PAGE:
Indonesian (Bahasa Indonesia) is the official language and lingua franca of Indonesia, in addition to East Timor and places with a significant Indonesian diaspora such as Australia and the Netherlands. With over 230 million speakers, there are a lot of people to talk to in Indonesian. Many universities in Australia and Europe offer Indonesian language courses.
Indonesian is closely related to Malay, and speakers of both languages can generally understand each other to some degree. The main differences are in dialects, pronounciations and loan words: Indonesian has been mainly influenced by Dutch and regional languages like Javanese, Sundanese, etc., while Malay has been mainly influenced by English. Both languages have lots of loan words from Sanskrit, Portuguese/Spanish (historically), Chinese (culinary, daily items), Arabic (especially for religious concepts and vocabularies, Islam and Christian), and English (technology, popular culture, etc.).
Indonesian is relatively young language, generally thought to be born during the Youth Congress in 28 October 1928 (less than 100 years old), but as the only official language in Indonesia since its independence in 1945, for 75+ years it has produced numerous literature and form its specific character to compete with other world languages. Every Indonesian students must learn how to write and speak Indonesian, many as their second language. Indonesian society is highly diglossia (bilingual or trilingual), and many would freely switch back and forth from their mother tongue, Indonesian, and sometimes colloquial Jakartan dialects.
Malay speakers beware, as there are multiple words that are spelled and pronounced the same but convey very different meanings. Among the most familiar are Malay budak (child) to Indonesian budak (slave), Malay percuma (free) to Indonesian percuma (useless), Malay butuh (male genitals) to Indonesian butuh (need), Malay bisa (poison) to Indonesian bisa (can, able to), Malay pusing (to turn) to Indonesian pusing (headache) and Malay banci (a census) to Indonesian banci (sissy, transvestite).
Indonesia uses the Latin alphabet system (26 basic letters and nothing else) and Arabic numerals (0-9), one of the few languages that does that. Indonesian people are used to type with regular US-layout QWERTY keyboard. No other keyboard exist for regional languages, so in turn, every regional language in Indonesia type in computer using Indonesian/English keyboard.
With over 230 million inhabitants dispersed in their local communities, the Indonesian language generally does not serve as a mother tongue, as most of its speakers' first languages are local to their region, such as Javanese, Sundanese, Maduerese, Minang, Acehnese, Balinese, Betawi, Palembang and other large ethnic groups on the west of Indonesia, to the many small ethnic groups of Sulawesi, Maluku, and Papua on the east of Indonesia. Its purpose is to be a language of unification between all the peoples of Indonesia, declared so since the Youth Congress on October 28, 1928.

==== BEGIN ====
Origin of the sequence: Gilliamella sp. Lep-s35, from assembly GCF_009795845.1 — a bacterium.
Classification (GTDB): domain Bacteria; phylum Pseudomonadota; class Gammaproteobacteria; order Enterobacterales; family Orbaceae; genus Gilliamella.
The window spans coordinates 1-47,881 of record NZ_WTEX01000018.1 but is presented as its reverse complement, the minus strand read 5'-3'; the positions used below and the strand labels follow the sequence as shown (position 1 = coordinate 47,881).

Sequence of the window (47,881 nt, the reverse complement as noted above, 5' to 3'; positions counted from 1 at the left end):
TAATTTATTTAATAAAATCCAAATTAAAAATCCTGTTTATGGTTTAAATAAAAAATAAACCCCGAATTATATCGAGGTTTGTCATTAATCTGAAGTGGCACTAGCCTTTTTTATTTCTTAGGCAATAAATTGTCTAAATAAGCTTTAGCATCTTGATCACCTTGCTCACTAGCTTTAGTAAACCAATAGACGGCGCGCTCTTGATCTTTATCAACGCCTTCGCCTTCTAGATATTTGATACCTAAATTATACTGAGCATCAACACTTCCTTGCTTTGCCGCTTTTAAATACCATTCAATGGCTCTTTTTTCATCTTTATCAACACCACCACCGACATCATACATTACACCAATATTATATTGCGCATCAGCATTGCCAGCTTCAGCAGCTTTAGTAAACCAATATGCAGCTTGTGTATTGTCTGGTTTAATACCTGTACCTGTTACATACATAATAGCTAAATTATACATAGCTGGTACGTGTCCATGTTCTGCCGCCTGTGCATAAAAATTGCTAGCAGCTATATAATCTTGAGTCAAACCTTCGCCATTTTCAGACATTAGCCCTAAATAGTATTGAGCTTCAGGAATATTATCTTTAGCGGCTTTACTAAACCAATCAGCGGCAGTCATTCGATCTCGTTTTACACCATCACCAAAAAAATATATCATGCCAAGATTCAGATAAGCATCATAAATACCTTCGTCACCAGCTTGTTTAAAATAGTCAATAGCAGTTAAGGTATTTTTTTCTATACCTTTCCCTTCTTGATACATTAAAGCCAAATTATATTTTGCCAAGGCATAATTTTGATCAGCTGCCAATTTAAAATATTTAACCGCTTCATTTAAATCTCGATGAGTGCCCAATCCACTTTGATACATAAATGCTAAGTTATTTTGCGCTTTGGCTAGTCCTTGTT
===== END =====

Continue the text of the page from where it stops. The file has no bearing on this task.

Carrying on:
Indonesian originates from the Malay language usually spoken in central-northeastern Sumatra, which was made famous by the Srivijaya Empire (7th-14th centuries), and then as a working language for trading ("pasar Malay", used in markets alongside the ports). Due to its Malay origin, Indonesian shares a majority of its vocabulary with Malay, but when present-day Malaysia and Indonesia were colonized by different European powers, the trajectories of the two languages started to diverge. After Indonesian, Malaysian and Bruneian independence, the Language Councils of the three countries (Majlis Bahasa Brunei-Indonesia-Malaysia or MABBIM) tried to standardized their languages, resulting in several changes in the spelling of Dutch-influenced Indonesian to match the English-influenced Standard Malay, called Ejaan yang Disempurnakan (Perfected Spelling) of 1972, for example Dutch bigraphs "oe", "dj", "tj", "j" became Indonesian letters "u", "j", "c", and "y". You can still see some of the old spellings in old place names, building names, or even people's names.
Loan words from Dutch/English are absorbed differently in standard Indonesian and standard Malay, where Indonesian mostly opt for transliteration or spelling the words with Indonesian pronounciations, and Malay mostly opt on equivalent words or phonetic transliteration, for example "televisi, polisi, universitas, gubernur, telepon, pulpen" (Indonesian) - "televisyen, polis, universiti, gabenor, telefon, pen founten" (Malaysian) - "televisie, politie, universiteit, gouverneur, telefoon, vulpen" (Dutch) - "television, police, university, governor, telephone, fountain pen" (English). The letters "f" and "v" in Indonesian language and regional languages (such as in the Western part of Java) are sometimes substituted with "p", for example "telepon, pulpen, paham, napas, propinsi, Pebruari, Nopember, aktip" (the first four are considered correct, loaned from telefoon, vulpen in Dutch, and faham, nafas in Arabic, while the last four are incorrect, in English: province, February, November, active).
There is also some variation between local dialects of Indonesian, mostly due to the combination of Indonesian with local mother tongues (regional languages). These local words are mostly used as a slang language (informal conversations), but the Jakartan dialect (influenced by Betawi language) is heavily used on national mass media and thus spoken by children and teenagers consuming those contents. But that being said, all Indonesians can easily switch to the standard language, especially when talking with a foreigner. In written text, school, university, formal emails, speech, conversation between a young person and an old person, conversations between new acquaintances (especially from different ethnicities) standard Indonesian is expected, while in texting, conversation between friends, and other informal context, casual Indonesian is expected.